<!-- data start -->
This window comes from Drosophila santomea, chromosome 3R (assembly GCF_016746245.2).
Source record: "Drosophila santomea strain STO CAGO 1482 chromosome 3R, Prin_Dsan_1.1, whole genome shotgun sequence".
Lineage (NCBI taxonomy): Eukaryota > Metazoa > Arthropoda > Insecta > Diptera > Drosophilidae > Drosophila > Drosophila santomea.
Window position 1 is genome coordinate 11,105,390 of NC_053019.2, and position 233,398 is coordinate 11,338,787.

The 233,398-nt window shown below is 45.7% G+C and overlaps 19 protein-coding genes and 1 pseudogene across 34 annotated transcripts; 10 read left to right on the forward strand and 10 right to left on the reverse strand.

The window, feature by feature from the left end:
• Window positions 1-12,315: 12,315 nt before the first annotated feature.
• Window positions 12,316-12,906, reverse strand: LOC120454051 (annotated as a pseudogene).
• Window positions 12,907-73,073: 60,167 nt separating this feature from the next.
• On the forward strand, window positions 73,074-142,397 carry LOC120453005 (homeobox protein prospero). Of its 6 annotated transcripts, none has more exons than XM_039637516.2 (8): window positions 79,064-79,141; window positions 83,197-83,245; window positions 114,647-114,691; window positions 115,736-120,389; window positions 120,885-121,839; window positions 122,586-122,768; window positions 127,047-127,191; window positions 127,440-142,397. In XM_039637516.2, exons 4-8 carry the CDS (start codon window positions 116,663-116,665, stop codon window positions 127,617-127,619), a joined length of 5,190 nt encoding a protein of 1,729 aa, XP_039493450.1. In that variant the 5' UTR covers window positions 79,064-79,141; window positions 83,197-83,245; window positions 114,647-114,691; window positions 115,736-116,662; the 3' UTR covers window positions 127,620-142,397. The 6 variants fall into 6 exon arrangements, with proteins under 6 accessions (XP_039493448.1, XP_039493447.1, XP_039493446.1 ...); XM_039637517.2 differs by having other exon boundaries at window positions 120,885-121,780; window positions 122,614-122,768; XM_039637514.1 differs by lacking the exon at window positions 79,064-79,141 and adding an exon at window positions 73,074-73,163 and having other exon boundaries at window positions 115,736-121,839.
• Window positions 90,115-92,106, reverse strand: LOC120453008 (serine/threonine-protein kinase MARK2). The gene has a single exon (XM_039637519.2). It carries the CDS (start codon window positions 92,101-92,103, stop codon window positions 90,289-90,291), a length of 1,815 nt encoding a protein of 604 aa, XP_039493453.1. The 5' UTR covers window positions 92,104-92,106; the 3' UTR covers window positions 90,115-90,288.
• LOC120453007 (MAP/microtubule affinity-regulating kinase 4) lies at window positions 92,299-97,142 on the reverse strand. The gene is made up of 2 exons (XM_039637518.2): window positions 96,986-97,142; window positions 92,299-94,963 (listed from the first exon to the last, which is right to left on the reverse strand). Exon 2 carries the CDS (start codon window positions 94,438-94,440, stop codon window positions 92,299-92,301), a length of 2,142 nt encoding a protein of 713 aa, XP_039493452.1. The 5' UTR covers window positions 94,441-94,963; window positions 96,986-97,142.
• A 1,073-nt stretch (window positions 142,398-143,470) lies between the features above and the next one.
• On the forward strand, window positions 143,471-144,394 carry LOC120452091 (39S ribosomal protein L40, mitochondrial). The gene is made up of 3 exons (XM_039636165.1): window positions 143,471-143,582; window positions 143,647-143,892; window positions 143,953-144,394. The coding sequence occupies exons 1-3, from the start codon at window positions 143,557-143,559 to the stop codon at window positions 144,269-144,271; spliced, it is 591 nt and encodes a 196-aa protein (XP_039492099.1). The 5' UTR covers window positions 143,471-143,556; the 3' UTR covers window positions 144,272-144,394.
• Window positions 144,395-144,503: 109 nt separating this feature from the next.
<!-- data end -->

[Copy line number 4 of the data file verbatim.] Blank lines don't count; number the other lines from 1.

Window position 1 is genome coordinate 11,105,390 of NC_053019.2, and position 233,398 is coordinate 11,338,787.